"(This) pressure closely resembles the increased pressure that was put on Iraq (before the war)," he said.

Ismail said Sudan would withdraw government troops from Darfur if Britain sends forces in.

"If he is to send troops to Darfur, let him inform us officially and what we will do is withdraw our troops from Darfur," Ismail said when asked about Guardian's report.

The minister warned that if Britain sent soldiers to the region,"in one or two months these forces are going to be considered by people of Darfur as occupying forces and the same incidents you are now facing in Iraq are going to be repeated in Darfur."

He also said Khartoum needs time to settle the situation. "Sudan needs time to implement agreement signed with the United Nations on July 3 and the African Union also needs time to help find a political solution," Ismail said.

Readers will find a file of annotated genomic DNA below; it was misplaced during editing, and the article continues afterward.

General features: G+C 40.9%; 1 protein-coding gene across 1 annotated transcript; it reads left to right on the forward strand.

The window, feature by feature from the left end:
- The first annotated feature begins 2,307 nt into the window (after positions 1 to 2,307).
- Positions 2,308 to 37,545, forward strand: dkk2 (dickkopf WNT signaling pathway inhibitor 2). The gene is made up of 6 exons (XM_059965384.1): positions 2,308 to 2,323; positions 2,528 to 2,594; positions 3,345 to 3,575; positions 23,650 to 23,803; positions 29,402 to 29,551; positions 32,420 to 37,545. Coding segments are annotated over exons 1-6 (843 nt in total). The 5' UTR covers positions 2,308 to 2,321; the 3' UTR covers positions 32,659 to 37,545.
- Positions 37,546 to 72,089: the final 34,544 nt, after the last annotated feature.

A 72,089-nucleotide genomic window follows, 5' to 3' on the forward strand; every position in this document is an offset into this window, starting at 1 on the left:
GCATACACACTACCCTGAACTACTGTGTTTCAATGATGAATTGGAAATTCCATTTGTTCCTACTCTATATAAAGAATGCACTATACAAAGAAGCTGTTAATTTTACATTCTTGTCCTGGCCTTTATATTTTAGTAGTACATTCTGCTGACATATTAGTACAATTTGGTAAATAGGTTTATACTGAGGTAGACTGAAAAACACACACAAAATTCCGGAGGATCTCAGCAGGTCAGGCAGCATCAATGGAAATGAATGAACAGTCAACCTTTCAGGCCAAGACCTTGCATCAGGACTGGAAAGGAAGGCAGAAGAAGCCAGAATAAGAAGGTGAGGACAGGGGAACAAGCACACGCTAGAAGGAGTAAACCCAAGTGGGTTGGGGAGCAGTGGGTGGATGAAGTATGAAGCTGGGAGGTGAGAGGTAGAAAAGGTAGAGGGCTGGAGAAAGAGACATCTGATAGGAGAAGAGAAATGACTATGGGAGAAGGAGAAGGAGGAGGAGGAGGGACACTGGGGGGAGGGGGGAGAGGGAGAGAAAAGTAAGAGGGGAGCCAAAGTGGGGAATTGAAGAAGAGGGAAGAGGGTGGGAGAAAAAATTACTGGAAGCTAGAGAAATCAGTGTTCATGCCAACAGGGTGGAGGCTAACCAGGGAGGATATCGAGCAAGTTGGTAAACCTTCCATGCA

Rebels, AU Hold "Constructive" Talks     

While the United States presented the new resolution, AU's mediator for the conflict in Darfur said Thursday in Geneva that he had held constructive talks with rebel groups from the region.

"I express my satisfaction with the constructive dialogue with the different parties on a number of important questions," said Hamid Algabid after meeting leaders of the rebel Justice and Equality Movement (JEM) and the Sudan People's Liberation Movement/Army (SLM/A).

Algabid said he would be following up the Geneva meeting with further consultations with the Sudanese government in Sudan, and later with the president of neighboring Chad.

But the special envoy did not give a date for resumption of peace talks involving the rebels and the Sudanese government.

Representatives of the two rebel groups left the lakeside villa of the Geneva-based Center for Humanitarian Dialogue, which had organized the meeting, without speaking to reporters.

The AU had been expected to announce this week a renewed attempt to bring Khartoum and two rebel groups back to the negotiating table.

(Xinhua News Agency July 23, 2004)